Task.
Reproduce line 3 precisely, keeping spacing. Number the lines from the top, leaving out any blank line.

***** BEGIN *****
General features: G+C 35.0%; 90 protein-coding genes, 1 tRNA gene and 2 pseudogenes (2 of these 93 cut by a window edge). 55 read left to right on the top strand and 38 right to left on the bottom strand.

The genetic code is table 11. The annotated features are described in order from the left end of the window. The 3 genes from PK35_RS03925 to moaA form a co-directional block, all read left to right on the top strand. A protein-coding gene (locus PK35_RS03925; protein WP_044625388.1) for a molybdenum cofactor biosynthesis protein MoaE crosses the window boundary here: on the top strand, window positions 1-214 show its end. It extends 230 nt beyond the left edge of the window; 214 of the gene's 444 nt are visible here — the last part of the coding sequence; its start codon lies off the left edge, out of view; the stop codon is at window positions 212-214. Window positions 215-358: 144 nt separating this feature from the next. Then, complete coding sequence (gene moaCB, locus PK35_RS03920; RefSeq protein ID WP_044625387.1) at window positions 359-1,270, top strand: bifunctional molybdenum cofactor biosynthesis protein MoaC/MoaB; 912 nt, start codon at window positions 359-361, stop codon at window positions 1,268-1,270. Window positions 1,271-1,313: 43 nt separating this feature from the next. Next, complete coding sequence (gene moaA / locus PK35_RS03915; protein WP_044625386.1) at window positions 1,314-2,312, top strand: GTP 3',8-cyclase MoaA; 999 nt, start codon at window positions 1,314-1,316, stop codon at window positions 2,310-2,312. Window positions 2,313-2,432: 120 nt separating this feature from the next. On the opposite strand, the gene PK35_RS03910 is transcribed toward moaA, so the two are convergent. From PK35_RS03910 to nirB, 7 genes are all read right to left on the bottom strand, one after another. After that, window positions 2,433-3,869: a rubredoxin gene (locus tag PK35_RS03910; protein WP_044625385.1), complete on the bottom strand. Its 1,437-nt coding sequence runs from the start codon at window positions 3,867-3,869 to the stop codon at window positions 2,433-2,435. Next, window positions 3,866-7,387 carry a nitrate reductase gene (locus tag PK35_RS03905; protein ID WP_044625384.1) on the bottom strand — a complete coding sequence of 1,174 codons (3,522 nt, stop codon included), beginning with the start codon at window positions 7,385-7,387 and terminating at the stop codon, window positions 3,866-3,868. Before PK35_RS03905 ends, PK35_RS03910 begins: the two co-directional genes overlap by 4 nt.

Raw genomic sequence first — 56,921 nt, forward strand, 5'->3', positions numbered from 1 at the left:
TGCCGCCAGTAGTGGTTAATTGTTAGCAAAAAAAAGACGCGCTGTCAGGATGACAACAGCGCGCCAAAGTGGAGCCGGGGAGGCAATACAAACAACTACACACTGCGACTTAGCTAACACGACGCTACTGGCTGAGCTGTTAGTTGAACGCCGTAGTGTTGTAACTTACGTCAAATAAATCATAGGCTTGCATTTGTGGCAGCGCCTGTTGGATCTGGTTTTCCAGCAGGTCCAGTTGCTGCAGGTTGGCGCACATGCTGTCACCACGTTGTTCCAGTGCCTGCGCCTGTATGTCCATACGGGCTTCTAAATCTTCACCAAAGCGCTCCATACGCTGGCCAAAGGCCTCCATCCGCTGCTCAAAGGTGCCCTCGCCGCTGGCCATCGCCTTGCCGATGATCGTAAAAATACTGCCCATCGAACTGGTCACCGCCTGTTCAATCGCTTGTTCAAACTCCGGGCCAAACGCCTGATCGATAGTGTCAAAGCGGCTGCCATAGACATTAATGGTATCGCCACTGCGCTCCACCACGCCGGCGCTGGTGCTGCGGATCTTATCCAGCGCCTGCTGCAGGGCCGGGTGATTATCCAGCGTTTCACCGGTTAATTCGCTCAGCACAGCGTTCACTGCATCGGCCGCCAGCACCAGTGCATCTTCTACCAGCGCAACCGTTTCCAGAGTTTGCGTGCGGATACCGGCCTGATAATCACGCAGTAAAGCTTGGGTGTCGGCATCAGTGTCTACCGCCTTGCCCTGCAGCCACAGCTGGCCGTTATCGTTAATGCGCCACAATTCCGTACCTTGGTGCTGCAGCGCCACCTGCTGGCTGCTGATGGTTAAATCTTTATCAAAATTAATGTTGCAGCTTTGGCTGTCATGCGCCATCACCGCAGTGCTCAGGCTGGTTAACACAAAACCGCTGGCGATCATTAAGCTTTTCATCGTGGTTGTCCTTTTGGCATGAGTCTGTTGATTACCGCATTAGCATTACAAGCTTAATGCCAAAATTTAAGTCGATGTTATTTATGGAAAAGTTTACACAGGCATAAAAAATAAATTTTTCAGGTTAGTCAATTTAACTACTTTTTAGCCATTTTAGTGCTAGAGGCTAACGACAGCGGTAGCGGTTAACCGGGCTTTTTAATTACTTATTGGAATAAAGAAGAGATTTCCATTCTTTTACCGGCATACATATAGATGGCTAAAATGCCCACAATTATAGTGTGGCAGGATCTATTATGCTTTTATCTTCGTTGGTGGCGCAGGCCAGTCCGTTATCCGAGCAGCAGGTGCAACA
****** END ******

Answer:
Raw genomic sequence first — 56,921 nt, forward strand, 5'->3', positions numbered from 1 at the left: